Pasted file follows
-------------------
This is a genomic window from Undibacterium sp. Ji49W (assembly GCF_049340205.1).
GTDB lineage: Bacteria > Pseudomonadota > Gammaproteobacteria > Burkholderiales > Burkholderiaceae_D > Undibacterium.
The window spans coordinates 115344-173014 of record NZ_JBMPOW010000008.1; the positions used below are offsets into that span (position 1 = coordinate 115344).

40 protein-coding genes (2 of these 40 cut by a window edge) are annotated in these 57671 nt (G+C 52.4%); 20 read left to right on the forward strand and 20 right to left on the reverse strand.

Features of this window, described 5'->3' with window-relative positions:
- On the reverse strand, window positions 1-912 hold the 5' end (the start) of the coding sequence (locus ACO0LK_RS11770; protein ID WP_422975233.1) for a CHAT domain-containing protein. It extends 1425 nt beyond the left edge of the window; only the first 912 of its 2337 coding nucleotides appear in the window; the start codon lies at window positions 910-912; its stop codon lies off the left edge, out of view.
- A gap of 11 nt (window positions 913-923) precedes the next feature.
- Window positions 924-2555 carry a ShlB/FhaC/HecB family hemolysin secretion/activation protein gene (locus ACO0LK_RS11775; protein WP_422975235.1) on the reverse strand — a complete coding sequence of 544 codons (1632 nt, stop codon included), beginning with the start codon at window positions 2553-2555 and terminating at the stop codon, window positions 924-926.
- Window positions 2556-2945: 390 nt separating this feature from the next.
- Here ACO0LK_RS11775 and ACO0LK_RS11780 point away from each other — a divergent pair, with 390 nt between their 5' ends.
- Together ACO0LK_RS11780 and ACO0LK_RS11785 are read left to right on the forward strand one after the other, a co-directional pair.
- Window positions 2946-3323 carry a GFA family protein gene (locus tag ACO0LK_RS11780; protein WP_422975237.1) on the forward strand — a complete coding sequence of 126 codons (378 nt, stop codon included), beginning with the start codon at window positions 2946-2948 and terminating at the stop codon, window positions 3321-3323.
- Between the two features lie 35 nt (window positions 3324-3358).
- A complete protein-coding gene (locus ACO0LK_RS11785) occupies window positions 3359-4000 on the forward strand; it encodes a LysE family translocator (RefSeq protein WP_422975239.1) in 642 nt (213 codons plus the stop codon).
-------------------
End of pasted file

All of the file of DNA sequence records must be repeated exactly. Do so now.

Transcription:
This is a genomic window from Undibacterium sp. Ji49W (assembly GCF_049340205.1).
GTDB lineage: Bacteria > Pseudomonadota > Gammaproteobacteria > Burkholderiales > Burkholderiaceae_D > Undibacterium.
The window spans coordinates 115344-173014 of record NZ_JBMPOW010000008.1; the positions used below are offsets into that span (position 1 = coordinate 115344).

40 protein-coding genes (2 of these 40 cut by a window edge) are annotated in these 57671 nt (G+C 52.4%); 20 read left to right on the forward strand and 20 right to left on the reverse strand.

Features of this window, described 5'->3' with window-relative positions:
- On the reverse strand, window positions 1-912 hold the 5' end (the start) of the coding sequence (locus ACO0LK_RS11770; protein ID WP_422975233.1) for a CHAT domain-containing protein. It extends 1425 nt beyond the left edge of the window; only the first 912 of its 2337 coding nucleotides appear in the window; the start codon lies at window positions 910-912; its stop codon lies off the left edge, out of view.
- A gap of 11 nt (window positions 913-923) precedes the next feature.
- Window positions 924-2555 carry a ShlB/FhaC/HecB family hemolysin secretion/activation protein gene (locus ACO0LK_RS11775; protein WP_422975235.1) on the reverse strand — a complete coding sequence of 544 codons (1632 nt, stop codon included), beginning with the start codon at window positions 2553-2555 and terminating at the stop codon, window positions 924-926.
- Window positions 2556-2945: 390 nt separating this feature from the next.
- Here ACO0LK_RS11775 and ACO0LK_RS11780 point away from each other — a divergent pair, with 390 nt between their 5' ends.
- Together ACO0LK_RS11780 and ACO0LK_RS11785 are read left to right on the forward strand one after the other, a co-directional pair.
- Window positions 2946-3323 carry a GFA family protein gene (locus tag ACO0LK_RS11780; protein WP_422975237.1) on the forward strand — a complete coding sequence of 126 codons (378 nt, stop codon included), beginning with the start codon at window positions 2946-2948 and terminating at the stop codon, window positions 3321-3323.
- Between the two features lie 35 nt (window positions 3324-3358).
- A complete protein-coding gene (locus ACO0LK_RS11785) occupies window positions 3359-4000 on the forward strand; it encodes a LysE family translocator (RefSeq protein WP_422975239.1) in 642 nt (213 codons plus the stop codon).